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Vibrations in Aircraft

Aircraf are used all over the world for many purposes, such as transportation of cargo,
personal and business travel, and national security. Many of us take aircraf safety
for granted. Te safety record of commercial aircraf is outstanding because aircraf
designers and engineers have put a tremendous amount of efort into their design.
Aircraf undergo many types of vibrations. Usually, passengers only notice minor
vibrations, such as noise and fexing of the wings, which are normal and perfectly safe
(Figure 1). Tere can be more serious, abnormal vibrations in aircraf, however, and
aircraf designers and engineers constantly study these vibrations to make aircraf
safer. In this section, you will learn about how vibrations can start in aircraf and what
is done to minimize them.
Figure 1 The wings of commercial airliners are designed and constructed to be exible. Most wave
motion that the wings experience is accounted for in the design.
Causes of Vibrations
Vibrations in modern aircraf have several causes, most of which are not unusual
or dangerous. For example, vibrations happen during extension and retraction of
landing gear, deployment of aerodynamic brakes (Figure 2), and takeof and landing.
Te operation of the engines also produces constant vibrations. All these vibrations
are expected and have been minimized by appropriate design features.
Other normal vibrations experienced by an aircraf come from the mass distribu-
tion and the structural stifness of the aircraf. Usually, very low-amplitude vibrations
result when typical forces act on the aircraf due to airfow over the surfaces. Most
passengers hear these vibrations as background noise. Te vibrations get much larger
in turbulent (rough) air, and passengers can actually feel them. Sometimes, when the
engines are operating at certain levels, increased vibration may occur due to reso-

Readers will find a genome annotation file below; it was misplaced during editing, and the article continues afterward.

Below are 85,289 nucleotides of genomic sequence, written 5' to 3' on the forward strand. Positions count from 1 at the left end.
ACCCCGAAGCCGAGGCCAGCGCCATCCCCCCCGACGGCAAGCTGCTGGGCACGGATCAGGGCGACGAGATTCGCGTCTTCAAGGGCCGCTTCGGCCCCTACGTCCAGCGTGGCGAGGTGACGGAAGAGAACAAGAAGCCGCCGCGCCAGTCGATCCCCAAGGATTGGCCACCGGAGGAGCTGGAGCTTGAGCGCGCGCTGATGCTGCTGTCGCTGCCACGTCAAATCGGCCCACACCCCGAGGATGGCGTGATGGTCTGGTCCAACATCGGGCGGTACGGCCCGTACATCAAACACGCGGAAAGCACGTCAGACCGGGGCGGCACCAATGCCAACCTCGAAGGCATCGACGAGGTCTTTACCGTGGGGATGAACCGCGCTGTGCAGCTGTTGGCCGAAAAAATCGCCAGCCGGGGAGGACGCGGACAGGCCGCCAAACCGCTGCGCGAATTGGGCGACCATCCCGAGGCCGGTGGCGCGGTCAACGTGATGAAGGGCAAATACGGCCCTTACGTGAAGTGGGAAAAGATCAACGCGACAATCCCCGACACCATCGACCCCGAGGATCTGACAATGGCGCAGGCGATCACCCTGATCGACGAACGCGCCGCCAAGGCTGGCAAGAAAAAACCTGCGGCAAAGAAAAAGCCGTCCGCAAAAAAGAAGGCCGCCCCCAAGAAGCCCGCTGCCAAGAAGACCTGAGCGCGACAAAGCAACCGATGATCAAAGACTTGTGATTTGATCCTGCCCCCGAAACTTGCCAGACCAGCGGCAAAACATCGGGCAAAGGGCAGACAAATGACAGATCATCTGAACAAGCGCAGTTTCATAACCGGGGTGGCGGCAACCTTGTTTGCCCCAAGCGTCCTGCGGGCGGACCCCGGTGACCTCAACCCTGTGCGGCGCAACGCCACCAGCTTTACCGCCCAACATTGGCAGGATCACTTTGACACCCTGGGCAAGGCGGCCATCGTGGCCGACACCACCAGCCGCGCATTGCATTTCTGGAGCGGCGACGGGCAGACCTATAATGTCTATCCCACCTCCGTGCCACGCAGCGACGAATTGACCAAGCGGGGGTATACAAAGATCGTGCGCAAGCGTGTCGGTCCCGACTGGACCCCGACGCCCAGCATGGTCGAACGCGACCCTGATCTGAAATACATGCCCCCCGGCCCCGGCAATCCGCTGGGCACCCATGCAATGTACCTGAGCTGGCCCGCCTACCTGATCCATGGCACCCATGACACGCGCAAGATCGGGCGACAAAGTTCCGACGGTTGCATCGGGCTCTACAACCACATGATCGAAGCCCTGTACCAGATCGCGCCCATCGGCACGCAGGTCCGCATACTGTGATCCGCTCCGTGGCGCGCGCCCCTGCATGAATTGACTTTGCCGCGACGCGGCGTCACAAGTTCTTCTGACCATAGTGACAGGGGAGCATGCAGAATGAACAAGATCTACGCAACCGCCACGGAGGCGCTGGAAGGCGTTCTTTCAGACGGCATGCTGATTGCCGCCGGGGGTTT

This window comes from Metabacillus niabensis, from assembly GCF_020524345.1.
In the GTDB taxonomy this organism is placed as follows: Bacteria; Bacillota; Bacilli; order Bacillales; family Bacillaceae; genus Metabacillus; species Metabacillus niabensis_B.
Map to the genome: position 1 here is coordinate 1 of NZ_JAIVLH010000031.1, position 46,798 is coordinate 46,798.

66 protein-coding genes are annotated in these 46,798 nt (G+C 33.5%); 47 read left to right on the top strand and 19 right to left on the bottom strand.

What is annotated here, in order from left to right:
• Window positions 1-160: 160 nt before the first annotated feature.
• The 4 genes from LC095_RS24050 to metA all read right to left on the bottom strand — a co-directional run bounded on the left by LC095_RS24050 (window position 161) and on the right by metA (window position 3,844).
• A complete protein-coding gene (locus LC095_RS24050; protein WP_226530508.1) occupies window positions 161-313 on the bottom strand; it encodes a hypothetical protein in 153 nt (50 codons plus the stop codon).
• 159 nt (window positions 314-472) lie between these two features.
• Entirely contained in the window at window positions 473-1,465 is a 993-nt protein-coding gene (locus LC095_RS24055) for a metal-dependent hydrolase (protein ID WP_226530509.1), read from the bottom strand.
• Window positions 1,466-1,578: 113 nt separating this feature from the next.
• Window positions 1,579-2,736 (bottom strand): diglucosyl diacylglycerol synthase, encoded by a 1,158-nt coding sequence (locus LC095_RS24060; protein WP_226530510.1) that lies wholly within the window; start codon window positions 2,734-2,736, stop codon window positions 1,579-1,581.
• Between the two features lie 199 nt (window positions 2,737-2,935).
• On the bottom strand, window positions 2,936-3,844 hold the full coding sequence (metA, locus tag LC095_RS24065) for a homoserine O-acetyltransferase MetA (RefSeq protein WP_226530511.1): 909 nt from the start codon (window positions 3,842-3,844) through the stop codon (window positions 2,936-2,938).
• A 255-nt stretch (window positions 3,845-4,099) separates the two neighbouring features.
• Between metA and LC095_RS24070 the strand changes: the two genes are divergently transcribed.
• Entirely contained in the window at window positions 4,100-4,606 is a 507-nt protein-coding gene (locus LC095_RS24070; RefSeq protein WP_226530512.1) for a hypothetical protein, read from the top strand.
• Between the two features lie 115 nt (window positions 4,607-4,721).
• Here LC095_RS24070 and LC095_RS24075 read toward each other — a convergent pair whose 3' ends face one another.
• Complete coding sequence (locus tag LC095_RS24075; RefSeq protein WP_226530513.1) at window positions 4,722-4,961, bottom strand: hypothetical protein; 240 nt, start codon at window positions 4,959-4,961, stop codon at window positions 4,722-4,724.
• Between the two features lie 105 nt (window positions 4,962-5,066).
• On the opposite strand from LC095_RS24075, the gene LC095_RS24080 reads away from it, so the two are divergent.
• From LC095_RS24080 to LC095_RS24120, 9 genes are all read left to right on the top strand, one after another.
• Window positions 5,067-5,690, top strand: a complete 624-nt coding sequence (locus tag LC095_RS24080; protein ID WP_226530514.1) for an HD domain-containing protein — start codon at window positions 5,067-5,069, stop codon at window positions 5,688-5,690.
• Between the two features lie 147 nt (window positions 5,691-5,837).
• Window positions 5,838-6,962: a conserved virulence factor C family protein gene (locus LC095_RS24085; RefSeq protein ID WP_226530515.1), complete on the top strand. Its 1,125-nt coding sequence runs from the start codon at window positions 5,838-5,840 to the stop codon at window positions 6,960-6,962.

nance. Tis is normal and ofen sounds loud only because the waves are transferred
through the frame of the aircraf to the ears of the passengers. Even the operation of
mechanical components such as pumps can cause some vibration in aircraf.
Te fight crew quickly becomes familiar with normal aircraf vibrations. Tey
detect these vibrations by sight, sound, and feel. As an added precaution, aircraf
engineers put sensors in the engines in case abnormal vibrations start that are not
detected by the crew. Each aircraf has diferent characteristics and slightly diferent
but normal vibrations, but an experienced crew gets used to them.
Figure 2 Aerodynamic brakes cause
normal vibrations in aircraft.
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Abnormal vibrations can be quickly recognized because they ofen occur suddenly
and are accompanied by an unfamiliar noise. Tey can be steady or random, can have
an obvious source, or can be dif cult to pinpoint. Causes include malfunctions in
mechanical equipment, an engine rotor imbalance, irregular airfow over an external
part of the aircraf that is damaged or not closed properly, excessive wear, and free
play (parts that can vibrate with little force acting on them).
Types of Vibrations
Bufet is a type of random vibration that is usually caused by an interruption of air-
fow. Bufet is ofen felt when the aerodynamic brakes (Figure 2, page 469) are used or
when the aircraf fies through turbulence. In addition, a certain amount of noise is to
be expected due to the operation of the engines. Aircraf noise is a vibration caused
by the rapid back-and-forth movement of one part of the aircraf.
Te most dangerous type of vibration in aircraf is aeroelastic futter (or simply
futter). Recall aeroelastic futter from the discussion of the Tacoma Narrows Bridge
in Section 10.4. When the energy added to the vibration by the airfow around the
wings of an aircraf is greater than the energy lost as a result of damping, the result is
a rapid vibration, or futtering, of the wings. If the wing futter lasts long enough and
has a large enough amplitude, it can cause the aircraf to fail.
Testing for Flutter
Flutter is very rare in modern aircraf, but it must be produced when testing new air-
craf. One type of futter test is called a pulse test. In a pulse test, the pilot controls the
aircraf such that the airfow is suddenly and drastically disturbed around the wings.
Engineers then monitor the wing futter from the ground and study how the vibration
decreases over time. If the aircraf does not pass the pulse test, then the engineers modify
the design of the wing. If the aircraf passes the pulse test, then the engineers proceed
to a sweep test.
In a sweep test, the engineers produce large computer-generated vibrations in the
wing (Figure 3(a)). Te computer controls the frequencies of the vibrations pro-